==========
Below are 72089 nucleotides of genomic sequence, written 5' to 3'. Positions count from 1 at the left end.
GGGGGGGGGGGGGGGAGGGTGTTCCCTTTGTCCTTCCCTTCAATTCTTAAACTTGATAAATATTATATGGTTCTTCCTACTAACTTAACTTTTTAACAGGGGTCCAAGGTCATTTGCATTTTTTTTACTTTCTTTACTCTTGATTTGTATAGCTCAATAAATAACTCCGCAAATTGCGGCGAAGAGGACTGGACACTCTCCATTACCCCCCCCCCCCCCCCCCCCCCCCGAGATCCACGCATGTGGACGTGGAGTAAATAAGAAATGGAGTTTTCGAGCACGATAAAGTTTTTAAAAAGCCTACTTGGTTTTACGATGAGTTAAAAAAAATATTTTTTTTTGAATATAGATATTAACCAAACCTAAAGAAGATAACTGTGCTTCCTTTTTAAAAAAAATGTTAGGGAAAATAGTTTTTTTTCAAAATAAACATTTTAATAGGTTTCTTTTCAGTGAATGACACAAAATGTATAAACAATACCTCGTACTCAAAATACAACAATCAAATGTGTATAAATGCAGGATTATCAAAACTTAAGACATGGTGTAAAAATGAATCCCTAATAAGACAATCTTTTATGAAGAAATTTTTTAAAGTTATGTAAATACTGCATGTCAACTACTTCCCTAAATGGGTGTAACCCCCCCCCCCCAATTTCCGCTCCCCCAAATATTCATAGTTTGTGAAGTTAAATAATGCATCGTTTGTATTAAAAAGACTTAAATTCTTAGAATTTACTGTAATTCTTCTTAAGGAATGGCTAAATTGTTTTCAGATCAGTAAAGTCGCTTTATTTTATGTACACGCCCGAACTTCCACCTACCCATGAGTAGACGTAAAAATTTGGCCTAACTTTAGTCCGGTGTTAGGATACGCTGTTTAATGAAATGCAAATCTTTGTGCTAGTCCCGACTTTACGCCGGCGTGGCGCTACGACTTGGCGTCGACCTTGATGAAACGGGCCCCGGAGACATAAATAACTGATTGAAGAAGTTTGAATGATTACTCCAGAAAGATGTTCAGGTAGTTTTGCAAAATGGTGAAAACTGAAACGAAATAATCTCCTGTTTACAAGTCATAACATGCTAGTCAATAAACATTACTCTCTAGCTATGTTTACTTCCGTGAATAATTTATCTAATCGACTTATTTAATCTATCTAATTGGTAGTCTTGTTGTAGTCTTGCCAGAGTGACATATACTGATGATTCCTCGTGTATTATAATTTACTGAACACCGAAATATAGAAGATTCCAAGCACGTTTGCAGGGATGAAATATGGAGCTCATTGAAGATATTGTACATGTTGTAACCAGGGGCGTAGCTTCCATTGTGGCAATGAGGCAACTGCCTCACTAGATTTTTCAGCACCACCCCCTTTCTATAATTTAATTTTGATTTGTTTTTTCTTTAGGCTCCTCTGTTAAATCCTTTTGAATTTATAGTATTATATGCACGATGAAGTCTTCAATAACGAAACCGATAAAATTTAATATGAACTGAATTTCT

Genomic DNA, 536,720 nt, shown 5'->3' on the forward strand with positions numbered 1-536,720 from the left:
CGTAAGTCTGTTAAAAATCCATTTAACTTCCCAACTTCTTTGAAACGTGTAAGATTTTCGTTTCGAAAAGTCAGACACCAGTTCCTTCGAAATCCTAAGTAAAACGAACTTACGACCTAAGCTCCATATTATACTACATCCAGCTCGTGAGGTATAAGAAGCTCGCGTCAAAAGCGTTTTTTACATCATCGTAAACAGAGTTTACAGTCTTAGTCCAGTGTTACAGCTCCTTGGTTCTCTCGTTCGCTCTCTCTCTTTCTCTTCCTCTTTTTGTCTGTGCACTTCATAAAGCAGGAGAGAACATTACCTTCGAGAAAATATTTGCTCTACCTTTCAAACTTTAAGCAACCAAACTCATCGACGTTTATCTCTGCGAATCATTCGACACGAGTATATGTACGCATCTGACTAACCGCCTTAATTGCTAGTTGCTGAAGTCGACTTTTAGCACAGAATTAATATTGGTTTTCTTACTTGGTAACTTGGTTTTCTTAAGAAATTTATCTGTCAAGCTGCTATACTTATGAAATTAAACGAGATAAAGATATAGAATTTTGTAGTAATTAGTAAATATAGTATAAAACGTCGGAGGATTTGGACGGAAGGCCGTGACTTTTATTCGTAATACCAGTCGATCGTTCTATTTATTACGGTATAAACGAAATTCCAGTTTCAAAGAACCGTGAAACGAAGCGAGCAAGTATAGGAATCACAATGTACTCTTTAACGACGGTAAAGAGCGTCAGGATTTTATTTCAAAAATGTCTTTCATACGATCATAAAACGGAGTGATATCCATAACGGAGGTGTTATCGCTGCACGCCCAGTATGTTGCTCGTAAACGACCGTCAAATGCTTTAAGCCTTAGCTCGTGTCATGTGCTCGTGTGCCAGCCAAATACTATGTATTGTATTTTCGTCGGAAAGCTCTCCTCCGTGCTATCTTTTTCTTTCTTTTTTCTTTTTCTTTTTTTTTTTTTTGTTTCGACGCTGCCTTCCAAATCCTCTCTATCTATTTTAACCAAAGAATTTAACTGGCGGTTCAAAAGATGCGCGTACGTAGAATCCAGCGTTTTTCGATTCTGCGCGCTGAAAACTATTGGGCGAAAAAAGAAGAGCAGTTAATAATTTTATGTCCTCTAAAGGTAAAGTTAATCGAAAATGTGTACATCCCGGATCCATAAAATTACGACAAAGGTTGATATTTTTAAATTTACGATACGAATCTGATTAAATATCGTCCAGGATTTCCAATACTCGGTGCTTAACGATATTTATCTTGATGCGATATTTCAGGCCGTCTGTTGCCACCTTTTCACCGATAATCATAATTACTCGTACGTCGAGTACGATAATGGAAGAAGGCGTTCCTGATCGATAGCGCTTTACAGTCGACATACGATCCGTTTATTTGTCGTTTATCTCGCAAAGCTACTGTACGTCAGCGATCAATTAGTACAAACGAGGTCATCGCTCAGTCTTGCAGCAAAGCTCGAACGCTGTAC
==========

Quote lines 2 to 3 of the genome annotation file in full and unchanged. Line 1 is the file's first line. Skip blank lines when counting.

GGGGGGGGGGGGGGGAGGGTGTTCCCTTTGTCCTTCCCTTCAATTCTTAAACTTGATAAATATTATATGGTTCTTCCTACTAACTTAACTTTTTAACAGGGGTCCAAGGTCATTTGCATTTTTTTTACTTTCTTTACTCTTGATTTGTATAGCTCAATAAATAACTCCGCAAATTGCGGCGAAGAGGACTGGACACTCTCCATTACCCCCCCCCCCCCCCCCCCCCCCCGAGATCCACGCATGTGGACGTGGAGTAAATAAGAAATGGAGTTTTCGAGCACGATAAAGTTTTTAAAAAGCCTACTTGGTTTTACGATGAGTTAAAAAAAATATTTTTTTTTGAATATAGATATTAACCAAACCTAAAGAAGATAACTGTGCTTCCTTTTTAAAAAAAATGTTAGGGAAAATAGTTTTTTTTCAAAATAAACATTTTAATAGGTTTCTTTTCAGTGAATGACACAAAATGTATAAACAATACCTCGTACTCAAAATACAACAATCAAATGTGTATAAATGCAGGATTATCAAAACTTAAGACATGGTGTAAAAATGAATCCCTAATAAGACAATCTTTTATGAAGAAATTTTTTAAAGTTATGTAAATACTGCATGTCAACTACTTCCCTAAATGGGTGTAACCCCCCCCCCCCAATTTCCGCTCCCCCAAATATTCATAGTTTGTGAAGTTAAATAATGCATCGTTTGTATTAAAAAGACTTAAATTCTTAGAATTTACTGTAATTCTTCTTAAGGAATGGCTAAATTGTTTTCAGATCAGTAAAGTCGCTTTATTTTATGTACACGCCCGAACTTCCACCTACCCATGAGTAGACGTAAAAATTTGGCCTAACTTTAGTCCGGTGTTAGGATACGCTGTTTAATGAAATGCAAATCTTTGTGCTAGTCCCGACTTTACGCCGGCGTGGCGCTACGACTTGGCGTCGACCTTGATGAAACGGGCCCCGGAGACATAAATAACTGATTGAAGAAGTTTGAATGATTACTCCAGAAAGATGTTCAGGTAGTTTTGCAAAATGGTGAAAACTGAAACGAAATAATCTCCTGTTTACAAGTCATAACATGCTAGTCAATAAACATTACTCTCTAGCTATGTTTACTTCCGTGAATAATTTATCTAATCGACTTATTTAATCTATCTAATTGGTAGTCTTGTTGTAGTCTTGCCAGAGTGACATATACTGATGATTCCTCGTGTATTATAATTTACTGAACACCGAAATATAGAAGATTCCAAGCACGTTTGCAGGGATGAAATATGGAGCTCATTGAAGATATTGTACATGTTGTAACCAGGGGCGTAGCTTCCATTGTGGCAATGAGGCAACTGCCTCACTAGATTTTTCAGCACCACCCCCTTTCTATAATTTAATTTTGATTTGTTTTTTCTTTAGGCTCCTCTGTTAAATCCTTTTGAATTTATAGTATTATATGCACGATGAAGTCTTCAATAACGAAACCGATAAAATTTAATATGAACTGAATTTCT

Genomic DNA, 536,720 nt, shown 5'->3' on the forward strand with positions numbered 1-536,720 from the left: